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New York Proposes a Cannabis ‘Common Market’ in the Tri-State Area

New York Proposes a Cannabis ‘Common Market’
Photo by Gracie Malley for Cannabis Now


New York Proposes a Cannabis ‘Common Market’ in the Tri-State Area

Federal prohibition doesn’t allow for cannabis products to cross state lines, but shared regulation strategies can.

Andrew Cuomo, the pro-legalization governor of New York, is now seeking to forge a pact with the neighboring states of Connecticut and New Jersey to coordinate on cannabis policy and even establish mechanisms for common purchasing of products. A summit of the three governors, and possibly others from Northeastern states, is slated this month to begin talks on the proposal.

“Why wouldn’t New York and Connecticut work together? We’re neighbors. We have the same problems. We have a common border,” Cuomo said at the Connecticut Gov. Ned Lamont’s mansion, according to an account in the Press & Sun-Bulletin. “We’re better together than we are separate. It makes all the sense in the world for us to work together.”

It’s an interesting plan, and no other states have enacted anything similar in their cannabis industries.

Cuomo especially invoked the wave of serious illness apparently related to vaping as an imperative for inter-state cooperation. “It makes no sense to pass one set of rules in New York when they can just drive across the border to Connecticut and have a different set of rules and vice versa,” Cuomo said, according to a local NPR affiliate WRVO.

Lamont in his comments also cited the gridlock in Washington, D.C. as mandating such compacts between states. 

“The states are stepping in and filling a void left by the federal government, and that’s why we are taking the lead on a lot of these issues,” he said.

Lamont raised the prospect of “joint purchasing” of cannabis, which could mean a “real savings” for participating states. He decried the state-by-state “patchwork of rules and regulations, different qualities in terms of public safety and public health.”

He added, “Gov. Cuomo has been really forceful in saying ‘We want to do this together and we want to do it on a timely basis.’ We don’t want to give up marijuana to the black market, we’ve seen how dangerous that can be.”

New Jersey’s Gov. Phil Murphy, another pro-legalization Democrat, offered a statement saying his office “is open to collaborating with regional partners on these issues.”

Among states bordering New York, only Massachusetts and Vermont have legalized. The Empire State’s own legalization bid failed in the state legislature earlier this year, although Cuomo pledges to try again in 2020. Anonymous sources tell the New Jersey Advance that lawmakers in the Garden State will also be introducing a legalization bill by year’s end.

Things have not advanced so far in Connecticut, but Lamont in April called for legalization by year’s end. When lawmakers failed to introduce a bill by the end of the legislative session in June, he called for the issue to be put directly before the voters in a referendum.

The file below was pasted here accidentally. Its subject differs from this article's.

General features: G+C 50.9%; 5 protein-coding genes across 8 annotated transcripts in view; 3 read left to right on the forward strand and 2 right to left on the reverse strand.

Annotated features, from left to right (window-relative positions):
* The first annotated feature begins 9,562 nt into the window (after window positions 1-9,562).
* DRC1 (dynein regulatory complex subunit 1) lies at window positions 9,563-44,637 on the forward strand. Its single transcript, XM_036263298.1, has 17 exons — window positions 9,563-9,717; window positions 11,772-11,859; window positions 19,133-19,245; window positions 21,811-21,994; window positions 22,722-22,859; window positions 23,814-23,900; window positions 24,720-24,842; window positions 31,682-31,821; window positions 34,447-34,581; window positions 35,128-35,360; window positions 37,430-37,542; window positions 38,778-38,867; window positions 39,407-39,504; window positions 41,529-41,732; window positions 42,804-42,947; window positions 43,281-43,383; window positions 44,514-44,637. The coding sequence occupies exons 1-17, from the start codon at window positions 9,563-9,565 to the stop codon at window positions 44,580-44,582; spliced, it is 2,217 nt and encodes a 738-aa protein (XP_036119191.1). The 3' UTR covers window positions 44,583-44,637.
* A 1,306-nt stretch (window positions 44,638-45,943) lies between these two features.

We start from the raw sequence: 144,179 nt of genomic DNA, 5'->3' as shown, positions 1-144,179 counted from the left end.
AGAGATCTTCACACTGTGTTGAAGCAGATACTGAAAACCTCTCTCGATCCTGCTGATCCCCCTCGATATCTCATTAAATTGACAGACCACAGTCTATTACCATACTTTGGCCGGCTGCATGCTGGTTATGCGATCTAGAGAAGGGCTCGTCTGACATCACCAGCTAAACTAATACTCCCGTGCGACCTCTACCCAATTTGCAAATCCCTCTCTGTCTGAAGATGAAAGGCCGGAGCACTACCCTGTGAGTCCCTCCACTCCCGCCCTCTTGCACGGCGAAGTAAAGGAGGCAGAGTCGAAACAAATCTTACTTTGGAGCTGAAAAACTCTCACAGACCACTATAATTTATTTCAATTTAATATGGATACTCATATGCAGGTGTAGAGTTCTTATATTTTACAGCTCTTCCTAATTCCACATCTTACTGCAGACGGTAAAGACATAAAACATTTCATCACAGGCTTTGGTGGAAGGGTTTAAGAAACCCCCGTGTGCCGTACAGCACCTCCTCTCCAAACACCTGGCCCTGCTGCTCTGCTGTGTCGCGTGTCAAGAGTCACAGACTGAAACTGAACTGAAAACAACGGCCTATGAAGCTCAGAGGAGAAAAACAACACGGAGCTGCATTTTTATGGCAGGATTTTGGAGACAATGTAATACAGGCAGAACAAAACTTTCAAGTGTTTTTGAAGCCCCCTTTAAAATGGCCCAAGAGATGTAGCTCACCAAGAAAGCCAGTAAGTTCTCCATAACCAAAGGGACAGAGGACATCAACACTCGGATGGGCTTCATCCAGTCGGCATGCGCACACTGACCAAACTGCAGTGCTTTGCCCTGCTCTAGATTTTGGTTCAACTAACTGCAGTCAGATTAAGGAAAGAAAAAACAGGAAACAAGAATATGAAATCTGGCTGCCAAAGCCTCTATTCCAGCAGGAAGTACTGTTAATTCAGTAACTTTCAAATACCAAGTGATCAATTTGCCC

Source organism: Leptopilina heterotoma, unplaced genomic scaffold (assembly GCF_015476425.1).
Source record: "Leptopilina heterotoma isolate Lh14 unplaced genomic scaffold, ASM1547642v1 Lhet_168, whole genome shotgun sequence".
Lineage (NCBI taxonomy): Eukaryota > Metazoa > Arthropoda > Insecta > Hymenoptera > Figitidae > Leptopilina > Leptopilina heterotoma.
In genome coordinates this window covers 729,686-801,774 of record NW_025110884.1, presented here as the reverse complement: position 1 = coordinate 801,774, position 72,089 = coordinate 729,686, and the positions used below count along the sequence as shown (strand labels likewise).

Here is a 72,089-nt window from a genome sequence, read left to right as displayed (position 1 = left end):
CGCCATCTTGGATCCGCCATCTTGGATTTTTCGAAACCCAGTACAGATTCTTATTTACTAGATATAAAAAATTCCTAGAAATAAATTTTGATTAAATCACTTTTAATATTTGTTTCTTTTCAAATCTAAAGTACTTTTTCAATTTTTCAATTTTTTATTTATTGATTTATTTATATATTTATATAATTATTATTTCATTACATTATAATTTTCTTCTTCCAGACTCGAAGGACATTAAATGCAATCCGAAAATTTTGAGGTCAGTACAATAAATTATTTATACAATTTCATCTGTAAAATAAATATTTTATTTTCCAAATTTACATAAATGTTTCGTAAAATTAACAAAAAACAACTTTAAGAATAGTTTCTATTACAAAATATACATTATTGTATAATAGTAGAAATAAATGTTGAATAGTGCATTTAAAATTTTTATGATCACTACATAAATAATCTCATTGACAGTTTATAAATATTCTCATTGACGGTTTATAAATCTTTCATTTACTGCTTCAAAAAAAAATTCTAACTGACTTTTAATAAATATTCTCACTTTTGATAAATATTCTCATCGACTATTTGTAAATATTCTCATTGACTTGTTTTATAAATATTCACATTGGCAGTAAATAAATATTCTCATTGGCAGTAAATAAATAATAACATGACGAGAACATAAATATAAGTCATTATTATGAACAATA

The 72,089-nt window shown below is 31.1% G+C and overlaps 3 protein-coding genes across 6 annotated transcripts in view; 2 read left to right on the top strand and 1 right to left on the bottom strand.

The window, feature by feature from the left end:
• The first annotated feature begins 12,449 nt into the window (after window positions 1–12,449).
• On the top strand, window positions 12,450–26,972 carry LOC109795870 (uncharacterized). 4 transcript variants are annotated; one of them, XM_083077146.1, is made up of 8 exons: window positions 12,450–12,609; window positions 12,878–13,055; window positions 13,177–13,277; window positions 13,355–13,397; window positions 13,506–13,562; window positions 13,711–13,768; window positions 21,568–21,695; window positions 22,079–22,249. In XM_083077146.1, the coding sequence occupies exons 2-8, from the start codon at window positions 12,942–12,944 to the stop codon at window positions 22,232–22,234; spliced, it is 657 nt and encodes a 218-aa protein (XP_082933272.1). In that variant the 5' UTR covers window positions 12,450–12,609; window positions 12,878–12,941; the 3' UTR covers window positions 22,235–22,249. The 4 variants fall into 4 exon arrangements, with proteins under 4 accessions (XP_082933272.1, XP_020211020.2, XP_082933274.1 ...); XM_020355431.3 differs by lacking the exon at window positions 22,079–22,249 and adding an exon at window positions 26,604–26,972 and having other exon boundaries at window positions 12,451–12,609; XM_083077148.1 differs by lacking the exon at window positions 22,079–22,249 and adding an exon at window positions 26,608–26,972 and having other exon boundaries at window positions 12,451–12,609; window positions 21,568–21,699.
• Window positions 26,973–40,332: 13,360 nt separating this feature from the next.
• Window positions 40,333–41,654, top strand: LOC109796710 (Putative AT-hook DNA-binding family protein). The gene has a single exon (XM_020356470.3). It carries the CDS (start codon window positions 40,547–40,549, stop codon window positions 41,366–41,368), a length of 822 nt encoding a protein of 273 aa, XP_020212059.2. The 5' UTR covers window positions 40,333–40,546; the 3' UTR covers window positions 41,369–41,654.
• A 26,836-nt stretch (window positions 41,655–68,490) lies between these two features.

Confusion Between Smoking & Vaping

Other of Cuomo’s recent comments, however, betray some serious confusion on the whole vaping dilemma, which seems to inform his desire for cannabis regulations, — and the critical distinction between vaping cannabis extracts and smoking herbaceous cannabis.

In a Sept. 15 interview with MSNBC, noted by Marijuana Moment, Cuomo was aggressively questioned on whether the wave of vaping-related illness has made him reconsider pursuing legalization. “No,” he replied — but added that his administration is “not in favor of smoking marijuana,” and that there are “ways to get THC without smoking marijuana.” 

“People are vaping THC, yes that is true,” a seemingly flustered Cuomo said. “We think that from a public health point of view, that is not something that we recommend and we think it’s dangerous — smoking of any kind.”

“You can legalize marijuana and sell THC in compounds that do not require you to smoke the marijuana, and we do not support smoking of marijuana,” he added. “There are compounds that have the THC, which is a compound in marijuana, that you don’t smoke.”

We can only hope Cuomo was momentarily befuddled under the pressure. The evident dangers of vaping illicit-market extracts constitute no argument against legalizing the smoking of herbaceous cannabis — a perfect non-sequitur. On the contrary, the states hardest hit by the vaping-related illnesses have been those where cannabis remains illegal, such as Wisconsin. As we can imagine, the illegality of herbaceous cannabis drives many to seek illicit-market dab carts as an alternative. None of the illness cases have been tied to smoking herbaceous cannabis.

Let’s hope Cuomo is not actually considering a counter-productive pseudo-legalization that excludes smokable cannabis flower — as New York’s medical marijuana program currently does.

Cuomo, in a more lucid moment, issued an emergency executive order banning all flavored vape products (excluding menthol) in response to the wave of illness. But on Oct. 3, a day before the ban was to take effect, a state appellate court put the kibosh on it — at least until a final ruling in the case challenging the ban.

“We are very pleased with the New York State Appellate Division’s decision, which acknowledges the strength of our claims about the State’s executive overreach,” said Tony Abboud, head of the Vapor Technology Association, according to the New York Post.

TELL US, does your state have legal cannabis? Do your neighboring states?

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